This is the engaging story of the development and rise to practical significance of “behavioral economics,” the recognition that we “Humans” (as Professor Thaler calls us) are inevitably flawed in our dealing with finance and the market. It is also the personal biography of the author, along with many of the most important thinkers of the past 50 years.
The idea that our financial markets are “efficient,” as suggested by the “Econs,” the gurus we followed for many years, is destroyed by the realities of the human brain. First came Daniel Kahneman and Amos Tversky, who discovered our innate aversion to loss. Thaler notes that “ … losses hurt about twice as much as gains make you feel good,” noting, “Loss aversion has become the single-most powerful tool in the behavioral economist’s arsenal.”
But, Thaler also warns that, “… people who are threatened with big losses and have a chance to break even will be unusually willing to take risks, even if they are normally risk averse. Watch out!”
We need to be far more aware of the vagaries of the human mind when trying to guide ourselves and others toward the best balance of risk and reward: “The bottom line is that in many situations in which agents are making poor choices, the person who is misbehaving is often the principal, not the agent. The misbehavior is in failing to create an environment in which employees feel that they can take good risks and not be punished if the risks do not pay off.”
Unfortunately, we all tend to follow the herd: “It is better for reputation to fail conventionally than to succeed unconventionally.” Many years ago, IBM tried a better idea: it created a “Skunk Works” (from Al Capp’s L’il Abner cartoon) where employees with new and uncommon ideas could use corporate funds and help to work them out. If they succeeded, glory. If not, they could return, without blame, to their former employment.
Thaler’s sense of humor is always evident. Instead of watching our investment portfolios too closely, a uniformly bad habit, he suggests doing a crossword puzzle instead. He made a correct prediction about the collapse of the market in 2008: “Having made that one correct prediction, I am resolving not to make any more.”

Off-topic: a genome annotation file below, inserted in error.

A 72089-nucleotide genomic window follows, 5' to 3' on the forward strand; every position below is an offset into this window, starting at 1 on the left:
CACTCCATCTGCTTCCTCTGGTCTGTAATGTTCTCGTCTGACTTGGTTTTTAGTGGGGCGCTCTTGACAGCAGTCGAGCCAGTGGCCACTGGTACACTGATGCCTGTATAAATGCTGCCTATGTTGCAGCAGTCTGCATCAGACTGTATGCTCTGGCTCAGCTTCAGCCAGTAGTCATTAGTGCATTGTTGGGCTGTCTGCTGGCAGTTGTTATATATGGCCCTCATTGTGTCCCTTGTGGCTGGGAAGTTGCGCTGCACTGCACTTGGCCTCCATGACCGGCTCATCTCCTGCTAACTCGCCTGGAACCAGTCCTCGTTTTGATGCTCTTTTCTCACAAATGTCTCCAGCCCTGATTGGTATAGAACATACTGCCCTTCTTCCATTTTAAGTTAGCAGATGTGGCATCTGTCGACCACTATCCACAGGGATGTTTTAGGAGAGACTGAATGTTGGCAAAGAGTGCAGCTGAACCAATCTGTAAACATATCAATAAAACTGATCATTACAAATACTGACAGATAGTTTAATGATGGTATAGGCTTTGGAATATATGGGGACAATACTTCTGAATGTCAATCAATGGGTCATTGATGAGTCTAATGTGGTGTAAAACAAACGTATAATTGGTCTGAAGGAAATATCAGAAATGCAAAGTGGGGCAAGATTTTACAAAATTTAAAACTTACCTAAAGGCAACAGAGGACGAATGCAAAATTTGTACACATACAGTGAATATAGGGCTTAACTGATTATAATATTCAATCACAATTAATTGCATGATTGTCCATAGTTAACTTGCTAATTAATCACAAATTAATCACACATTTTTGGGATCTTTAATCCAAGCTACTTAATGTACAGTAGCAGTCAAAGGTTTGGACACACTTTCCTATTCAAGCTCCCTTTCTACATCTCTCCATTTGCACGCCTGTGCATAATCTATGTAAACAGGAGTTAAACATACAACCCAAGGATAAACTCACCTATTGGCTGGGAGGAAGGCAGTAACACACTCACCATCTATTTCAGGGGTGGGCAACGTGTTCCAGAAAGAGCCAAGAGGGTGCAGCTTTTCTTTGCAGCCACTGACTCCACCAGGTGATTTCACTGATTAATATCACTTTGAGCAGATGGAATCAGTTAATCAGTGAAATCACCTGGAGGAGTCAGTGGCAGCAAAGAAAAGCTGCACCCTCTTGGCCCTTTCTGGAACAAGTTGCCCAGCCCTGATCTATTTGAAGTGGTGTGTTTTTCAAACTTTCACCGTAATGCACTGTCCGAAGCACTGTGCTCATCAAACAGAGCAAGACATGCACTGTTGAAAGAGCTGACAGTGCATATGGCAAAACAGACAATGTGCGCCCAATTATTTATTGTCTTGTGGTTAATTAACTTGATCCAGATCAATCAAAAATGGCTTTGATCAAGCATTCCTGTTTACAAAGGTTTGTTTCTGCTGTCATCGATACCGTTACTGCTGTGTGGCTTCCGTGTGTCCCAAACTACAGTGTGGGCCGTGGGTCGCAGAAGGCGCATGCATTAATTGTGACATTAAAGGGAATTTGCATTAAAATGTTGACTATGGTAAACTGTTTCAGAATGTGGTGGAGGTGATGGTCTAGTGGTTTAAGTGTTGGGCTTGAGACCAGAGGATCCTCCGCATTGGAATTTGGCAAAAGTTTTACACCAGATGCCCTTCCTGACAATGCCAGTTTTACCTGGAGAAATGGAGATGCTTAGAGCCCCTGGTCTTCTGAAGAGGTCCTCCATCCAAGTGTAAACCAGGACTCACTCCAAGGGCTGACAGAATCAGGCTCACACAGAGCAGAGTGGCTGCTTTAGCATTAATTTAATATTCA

And in American football, he urges teams to do the unexpected, such as “going for it” on fourth down. It changes the psychology on both sides echoing the, “And now for something completely different,” from Monty Python.
Thaler’s language is distinctly non-academic, a pleasure to read. He quotes Douglas Bernheim (2002): “As an economist, one cannot review the voluminous literature on taxation and saving without being somewhat humbled by the enormous difficulty of learning anything useful about even the most basic empirical questions.”
The last third of the book details the writing and reception of Nudge, the 2008 book he co-authored with Cass Sunstein. Their original title was “libertarian paternalism,” abbreviated, thank goodness, to “nudge,” the idea that we can encourage someone to do something that is in their best interests, by making it slightly easier.
At the end, Thaler asks “What Is Next?” He answers: “the only sensible prediction is to say what happens will surely surprise us.” Behavioral economics, the role of humans in what we do and how we live, is critical to both strategic and tactical planning.
And I did find a word I’ve never seen before: “corybantic.” It means frenzied, agitated, unrestrained: exactly how some human respond when their traditional beliefs and ideals are challenged.
Editor’s Note: ‘Misbehaving: The Making of Behavioral Economics’ by Richard Thaler is published by W. W. Norton & Co., New York 2015
About the Author: Felix Kloman is a sailor, rower, husband, father, grandfather, retired management consultant and, above all, a curious reader and writer. He’s explored how we as human beings and organizations respond to ever-present uncertainty in two books, ‘Mumpsimus Revisited’ (2005) and ‘The Fantods of Risk’ (2008). A 20-year-resident of Lyme, he now writes book reviews, mostly of non-fiction that explores our minds, our behavior, our politics and our history. But he does throw in a novel here and there. For more than 50 years, he’s put together the 17 syllables that comprise haiku, the traditional Japanese poetry, and now serves as the self-appointed “poet laureate” of Ashlawn Farms Coffee. His wife, Ann, is also a writer, but of mystery novels, all of which begin in a bubbling village in midcoast Maine, strangely reminiscent of the town she and her husband visit every summer.